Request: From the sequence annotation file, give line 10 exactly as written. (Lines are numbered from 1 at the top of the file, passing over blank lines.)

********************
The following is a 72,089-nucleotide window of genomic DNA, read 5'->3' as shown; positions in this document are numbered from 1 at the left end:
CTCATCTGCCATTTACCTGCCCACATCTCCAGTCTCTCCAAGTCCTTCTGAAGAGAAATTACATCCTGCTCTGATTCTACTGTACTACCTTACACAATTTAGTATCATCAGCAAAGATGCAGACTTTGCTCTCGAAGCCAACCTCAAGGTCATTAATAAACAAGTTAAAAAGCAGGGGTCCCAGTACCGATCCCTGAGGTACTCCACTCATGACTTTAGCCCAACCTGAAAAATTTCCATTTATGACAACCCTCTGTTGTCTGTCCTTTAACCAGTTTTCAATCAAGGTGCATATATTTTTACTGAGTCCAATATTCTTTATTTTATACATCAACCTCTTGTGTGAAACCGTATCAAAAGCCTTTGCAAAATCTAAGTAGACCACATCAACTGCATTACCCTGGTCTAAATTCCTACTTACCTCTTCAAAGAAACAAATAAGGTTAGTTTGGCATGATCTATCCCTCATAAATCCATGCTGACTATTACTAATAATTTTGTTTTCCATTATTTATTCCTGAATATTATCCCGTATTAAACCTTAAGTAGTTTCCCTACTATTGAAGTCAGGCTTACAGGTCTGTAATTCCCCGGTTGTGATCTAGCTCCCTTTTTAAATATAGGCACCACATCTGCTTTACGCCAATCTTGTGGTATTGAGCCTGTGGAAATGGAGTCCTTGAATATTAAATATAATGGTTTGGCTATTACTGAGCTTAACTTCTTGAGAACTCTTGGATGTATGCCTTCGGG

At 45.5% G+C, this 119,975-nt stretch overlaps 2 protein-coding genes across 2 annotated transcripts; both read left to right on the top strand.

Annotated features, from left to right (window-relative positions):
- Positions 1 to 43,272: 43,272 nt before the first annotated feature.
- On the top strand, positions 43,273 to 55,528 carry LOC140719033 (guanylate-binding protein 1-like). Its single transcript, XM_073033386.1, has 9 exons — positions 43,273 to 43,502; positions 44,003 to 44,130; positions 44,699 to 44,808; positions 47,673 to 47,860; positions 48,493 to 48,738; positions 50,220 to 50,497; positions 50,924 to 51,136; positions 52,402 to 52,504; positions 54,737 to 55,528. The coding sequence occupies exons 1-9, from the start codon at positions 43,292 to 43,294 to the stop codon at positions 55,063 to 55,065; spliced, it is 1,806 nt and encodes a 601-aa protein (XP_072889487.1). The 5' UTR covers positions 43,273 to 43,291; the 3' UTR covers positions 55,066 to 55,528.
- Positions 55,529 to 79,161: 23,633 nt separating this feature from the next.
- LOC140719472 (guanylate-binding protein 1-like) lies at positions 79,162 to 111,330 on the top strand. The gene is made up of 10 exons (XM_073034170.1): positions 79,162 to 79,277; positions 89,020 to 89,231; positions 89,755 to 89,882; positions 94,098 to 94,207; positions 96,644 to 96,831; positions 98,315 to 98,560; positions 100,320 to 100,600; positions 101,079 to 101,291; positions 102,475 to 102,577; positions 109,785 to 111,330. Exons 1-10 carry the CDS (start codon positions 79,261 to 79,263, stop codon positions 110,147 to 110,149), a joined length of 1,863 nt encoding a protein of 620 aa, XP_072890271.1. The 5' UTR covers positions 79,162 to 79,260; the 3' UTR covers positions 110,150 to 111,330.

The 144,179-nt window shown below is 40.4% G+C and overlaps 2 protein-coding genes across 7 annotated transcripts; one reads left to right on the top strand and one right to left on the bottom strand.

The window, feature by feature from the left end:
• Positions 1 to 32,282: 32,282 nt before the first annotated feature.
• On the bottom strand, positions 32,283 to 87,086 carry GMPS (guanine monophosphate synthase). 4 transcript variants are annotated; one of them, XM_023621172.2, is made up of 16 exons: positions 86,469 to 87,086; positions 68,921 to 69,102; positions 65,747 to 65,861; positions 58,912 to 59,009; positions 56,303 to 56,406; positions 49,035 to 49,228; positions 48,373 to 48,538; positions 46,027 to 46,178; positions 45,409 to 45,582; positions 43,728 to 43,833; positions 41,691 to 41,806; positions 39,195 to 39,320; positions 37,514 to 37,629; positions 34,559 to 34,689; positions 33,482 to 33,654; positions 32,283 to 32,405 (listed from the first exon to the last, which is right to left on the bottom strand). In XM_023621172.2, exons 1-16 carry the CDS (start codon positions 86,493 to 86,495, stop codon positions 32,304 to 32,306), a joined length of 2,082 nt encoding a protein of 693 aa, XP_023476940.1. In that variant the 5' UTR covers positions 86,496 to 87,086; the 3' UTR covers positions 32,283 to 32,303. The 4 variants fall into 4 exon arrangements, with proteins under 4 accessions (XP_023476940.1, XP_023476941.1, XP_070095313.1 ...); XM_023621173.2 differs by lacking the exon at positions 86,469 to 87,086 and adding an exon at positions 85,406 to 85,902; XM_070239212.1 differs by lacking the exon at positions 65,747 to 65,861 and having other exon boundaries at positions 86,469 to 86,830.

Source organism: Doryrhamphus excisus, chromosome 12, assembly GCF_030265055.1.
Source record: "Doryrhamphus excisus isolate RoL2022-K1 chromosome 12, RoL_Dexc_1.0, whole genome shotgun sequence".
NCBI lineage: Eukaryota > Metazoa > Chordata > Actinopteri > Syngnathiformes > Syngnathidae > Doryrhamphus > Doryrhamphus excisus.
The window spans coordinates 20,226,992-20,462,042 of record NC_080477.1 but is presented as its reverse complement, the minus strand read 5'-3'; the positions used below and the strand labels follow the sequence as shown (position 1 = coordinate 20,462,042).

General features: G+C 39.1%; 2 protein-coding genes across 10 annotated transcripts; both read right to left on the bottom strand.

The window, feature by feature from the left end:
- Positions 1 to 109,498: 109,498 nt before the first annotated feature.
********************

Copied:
The window, feature by feature from the left end: